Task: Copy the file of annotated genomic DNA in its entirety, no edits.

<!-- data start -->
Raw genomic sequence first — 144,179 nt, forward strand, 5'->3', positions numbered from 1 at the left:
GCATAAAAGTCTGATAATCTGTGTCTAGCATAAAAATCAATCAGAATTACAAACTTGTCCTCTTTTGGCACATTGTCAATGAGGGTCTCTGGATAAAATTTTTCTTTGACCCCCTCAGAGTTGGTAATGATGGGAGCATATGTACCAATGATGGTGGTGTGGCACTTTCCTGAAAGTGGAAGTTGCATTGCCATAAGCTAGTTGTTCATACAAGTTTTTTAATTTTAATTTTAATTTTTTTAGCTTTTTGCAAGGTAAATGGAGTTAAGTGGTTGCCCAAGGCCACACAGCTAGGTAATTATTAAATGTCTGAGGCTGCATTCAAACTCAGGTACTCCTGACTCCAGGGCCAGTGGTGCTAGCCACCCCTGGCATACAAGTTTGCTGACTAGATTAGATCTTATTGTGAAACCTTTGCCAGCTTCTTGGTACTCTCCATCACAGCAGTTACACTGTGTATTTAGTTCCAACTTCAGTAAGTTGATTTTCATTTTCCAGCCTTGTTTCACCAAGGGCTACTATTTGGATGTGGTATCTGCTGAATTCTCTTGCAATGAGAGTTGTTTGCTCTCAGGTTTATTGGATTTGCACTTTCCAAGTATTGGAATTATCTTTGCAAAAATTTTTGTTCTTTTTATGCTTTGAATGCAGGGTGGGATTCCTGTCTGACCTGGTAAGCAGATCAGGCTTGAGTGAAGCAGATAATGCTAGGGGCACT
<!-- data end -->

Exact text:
Raw genomic sequence first — 144,179 nt, forward strand, 5'->3', positions numbered from 1 at the left:
GCATAAAAGTCTGATAATCTGTGTCTAGCATAAAAATCAATCAGAATTACAAACTTGTCCTCTTTTGGCACATTGTCAATGAGGGTCTCTGGATAAAATTTTTCTTTGACCCCCTCAGAGTTGGTAATGATGGGAGCATATGTACCAATGATGGTGGTGTGGCACTTTCCTGAAAGTGGAAGTTGCATTGCCATAAGCTAGTTGTTCATACAAGTTTTTTAATTTTAATTTTAATTTTTTTAGCTTTTTGCAAGGTAAATGGAGTTAAGTGGTTGCCCAAGGCCACACAGCTAGGTAATTATTAAATGTCTGAGGCTGCATTCAAACTCAGGTACTCCTGACTCCAGGGCCAGTGGTGCTAGCCACCCCTGGCATACAAGTTTGCTGACTAGATTAGATCTTATTGTGAAACCTTTGCCAGCTTCTTGGTACTCTCCATCACAGCAGTTACACTGTGTATTTAGTTCCAACTTCAGTAAGTTGATTTTCATTTTCCAGCCTTGTTTCACCAAGGGCTACTATTTGGATGTGGTATCTGCTGAATTCTCTTGCAATGAGAGTTGTTTGCTCTCAGGTTTATTGGATTTGCACTTTCCAAGTATTGGAATTATCTTTGCAAAAATTTTTGTTCTTTTTATGCTTTGAATGCAGGGTGGGATTCCTGTCTGACCTGGTAAGCAGATCAGGCTTGAGTGAAGCAGATAATGCTAGGGGCACT